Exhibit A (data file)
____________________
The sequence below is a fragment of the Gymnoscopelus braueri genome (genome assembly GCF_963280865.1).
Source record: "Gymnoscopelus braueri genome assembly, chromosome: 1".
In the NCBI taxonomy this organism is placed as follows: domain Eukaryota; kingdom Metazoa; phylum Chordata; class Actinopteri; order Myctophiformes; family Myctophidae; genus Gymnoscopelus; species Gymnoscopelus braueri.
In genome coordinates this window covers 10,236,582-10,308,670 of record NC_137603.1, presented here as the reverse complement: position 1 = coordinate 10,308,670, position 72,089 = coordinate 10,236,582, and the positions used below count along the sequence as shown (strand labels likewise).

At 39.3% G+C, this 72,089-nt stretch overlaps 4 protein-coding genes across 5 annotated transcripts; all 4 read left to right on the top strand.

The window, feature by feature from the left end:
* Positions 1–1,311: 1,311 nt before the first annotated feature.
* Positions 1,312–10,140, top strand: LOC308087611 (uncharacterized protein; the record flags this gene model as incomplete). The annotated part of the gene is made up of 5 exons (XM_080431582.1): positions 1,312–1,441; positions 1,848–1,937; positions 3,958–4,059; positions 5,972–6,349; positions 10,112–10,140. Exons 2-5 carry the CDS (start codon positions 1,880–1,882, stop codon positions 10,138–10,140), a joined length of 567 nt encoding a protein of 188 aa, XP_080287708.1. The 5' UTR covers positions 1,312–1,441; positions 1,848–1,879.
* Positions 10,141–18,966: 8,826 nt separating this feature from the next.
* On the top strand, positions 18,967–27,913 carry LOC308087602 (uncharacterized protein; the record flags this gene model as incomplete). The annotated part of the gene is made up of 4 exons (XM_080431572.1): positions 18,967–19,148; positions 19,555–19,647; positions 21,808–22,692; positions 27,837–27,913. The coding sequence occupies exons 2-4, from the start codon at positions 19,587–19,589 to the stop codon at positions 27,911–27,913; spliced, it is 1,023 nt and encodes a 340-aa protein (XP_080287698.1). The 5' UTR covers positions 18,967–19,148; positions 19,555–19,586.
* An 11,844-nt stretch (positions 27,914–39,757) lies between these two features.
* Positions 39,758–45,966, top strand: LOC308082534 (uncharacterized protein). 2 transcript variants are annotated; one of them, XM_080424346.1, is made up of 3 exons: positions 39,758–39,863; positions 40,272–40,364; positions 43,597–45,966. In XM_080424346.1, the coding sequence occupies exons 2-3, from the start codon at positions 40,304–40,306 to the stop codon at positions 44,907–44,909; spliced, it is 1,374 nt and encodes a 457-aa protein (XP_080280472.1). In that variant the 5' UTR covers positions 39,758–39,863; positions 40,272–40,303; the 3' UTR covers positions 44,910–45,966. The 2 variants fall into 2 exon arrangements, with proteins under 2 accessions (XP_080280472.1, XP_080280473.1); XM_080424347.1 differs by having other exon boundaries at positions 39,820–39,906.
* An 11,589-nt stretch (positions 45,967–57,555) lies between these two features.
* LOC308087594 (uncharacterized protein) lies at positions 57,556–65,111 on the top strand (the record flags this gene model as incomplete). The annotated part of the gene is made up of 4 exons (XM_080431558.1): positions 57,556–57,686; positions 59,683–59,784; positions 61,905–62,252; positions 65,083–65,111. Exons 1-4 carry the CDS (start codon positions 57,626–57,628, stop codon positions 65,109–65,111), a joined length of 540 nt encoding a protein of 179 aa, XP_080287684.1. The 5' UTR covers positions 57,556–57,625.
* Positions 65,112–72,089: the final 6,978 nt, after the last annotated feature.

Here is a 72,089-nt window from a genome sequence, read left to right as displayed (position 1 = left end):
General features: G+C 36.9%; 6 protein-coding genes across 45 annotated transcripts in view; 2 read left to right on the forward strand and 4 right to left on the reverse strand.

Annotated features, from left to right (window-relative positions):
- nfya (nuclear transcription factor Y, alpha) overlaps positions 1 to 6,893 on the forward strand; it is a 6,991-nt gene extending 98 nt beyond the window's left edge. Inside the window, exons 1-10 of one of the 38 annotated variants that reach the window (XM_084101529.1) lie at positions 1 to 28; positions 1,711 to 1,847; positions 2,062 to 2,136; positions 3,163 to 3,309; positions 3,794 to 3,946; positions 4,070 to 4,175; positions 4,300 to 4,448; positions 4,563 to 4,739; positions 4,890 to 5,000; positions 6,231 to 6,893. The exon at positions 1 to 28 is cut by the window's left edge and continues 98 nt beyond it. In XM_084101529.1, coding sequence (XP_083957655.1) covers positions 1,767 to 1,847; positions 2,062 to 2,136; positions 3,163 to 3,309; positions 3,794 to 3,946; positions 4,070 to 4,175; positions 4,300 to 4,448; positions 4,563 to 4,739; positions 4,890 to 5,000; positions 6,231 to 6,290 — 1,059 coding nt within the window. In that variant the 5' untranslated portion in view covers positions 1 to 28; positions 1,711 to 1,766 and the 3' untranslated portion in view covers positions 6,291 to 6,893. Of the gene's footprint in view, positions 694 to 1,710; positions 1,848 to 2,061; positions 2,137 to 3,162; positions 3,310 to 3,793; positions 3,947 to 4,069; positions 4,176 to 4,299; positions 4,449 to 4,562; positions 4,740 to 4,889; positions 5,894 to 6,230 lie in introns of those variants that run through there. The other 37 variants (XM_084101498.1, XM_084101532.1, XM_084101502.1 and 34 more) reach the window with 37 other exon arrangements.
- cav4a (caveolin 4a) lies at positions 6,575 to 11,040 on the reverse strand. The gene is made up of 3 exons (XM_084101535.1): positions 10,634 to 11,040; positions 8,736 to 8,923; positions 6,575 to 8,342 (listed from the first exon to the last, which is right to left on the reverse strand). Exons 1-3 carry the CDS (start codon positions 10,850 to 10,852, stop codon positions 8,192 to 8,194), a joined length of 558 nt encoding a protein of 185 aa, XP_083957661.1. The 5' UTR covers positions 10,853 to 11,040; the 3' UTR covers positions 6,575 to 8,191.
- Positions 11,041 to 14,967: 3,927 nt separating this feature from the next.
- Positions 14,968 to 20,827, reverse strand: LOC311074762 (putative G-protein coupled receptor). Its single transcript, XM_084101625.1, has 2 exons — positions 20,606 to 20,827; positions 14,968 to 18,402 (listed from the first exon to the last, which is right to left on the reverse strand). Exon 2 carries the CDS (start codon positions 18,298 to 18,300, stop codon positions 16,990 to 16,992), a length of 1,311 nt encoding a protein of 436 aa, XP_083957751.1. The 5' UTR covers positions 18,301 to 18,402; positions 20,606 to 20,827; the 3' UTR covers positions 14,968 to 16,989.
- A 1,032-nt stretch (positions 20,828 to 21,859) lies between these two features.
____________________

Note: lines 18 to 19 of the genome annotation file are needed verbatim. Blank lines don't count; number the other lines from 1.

Annotated features, from left to right (window-relative positions):
- nfya (nuclear transcription factor Y, alpha) overlaps positions 1 to 6,893 on the forward strand; it is a 6,991-nt gene extending 98 nt beyond the window's left edge. Inside the window, exons 1-10 of one of the 38 annotated variants that reach the window (XM_084101529.1) lie at positions 1 to 28; positions 1,711 to 1,847; positions 2,062 to 2,136; positions 3,163 to 3,309; positions 3,794 to 3,946; positions 4,070 to 4,175; positions 4,300 to 4,448; positions 4,563 to 4,739; positions 4,890 to 5,000; positions 6,231 to 6,893. The exon at positions 1 to 28 is cut by the window's left edge and continues 98 nt beyond it. In XM_084101529.1, coding sequence (XP_083957655.1) covers positions 1,767 to 1,847; positions 2,062 to 2,136; positions 3,163 to 3,309; positions 3,794 to 3,946; positions 4,070 to 4,175; positions 4,300 to 4,448; positions 4,563 to 4,739; positions 4,890 to 5,000; positions 6,231 to 6,290 — 1,059 coding nt within the window. In that variant the 5' untranslated portion in view covers positions 1 to 28; positions 1,711 to 1,766 and the 3' untranslated portion in view covers positions 6,291 to 6,893. Of the gene's footprint in view, positions 694 to 1,710; positions 1,848 to 2,061; positions 2,137 to 3,162; positions 3,310 to 3,793; positions 3,947 to 4,069; positions 4,176 to 4,299; positions 4,449 to 4,562; positions 4,740 to 4,889; positions 5,894 to 6,230 lie in introns of those variants that run through there. The other 37 variants (XM_084101498.1, XM_084101532.1, XM_084101502.1 and 34 more) reach the window with 37 other exon arrangements.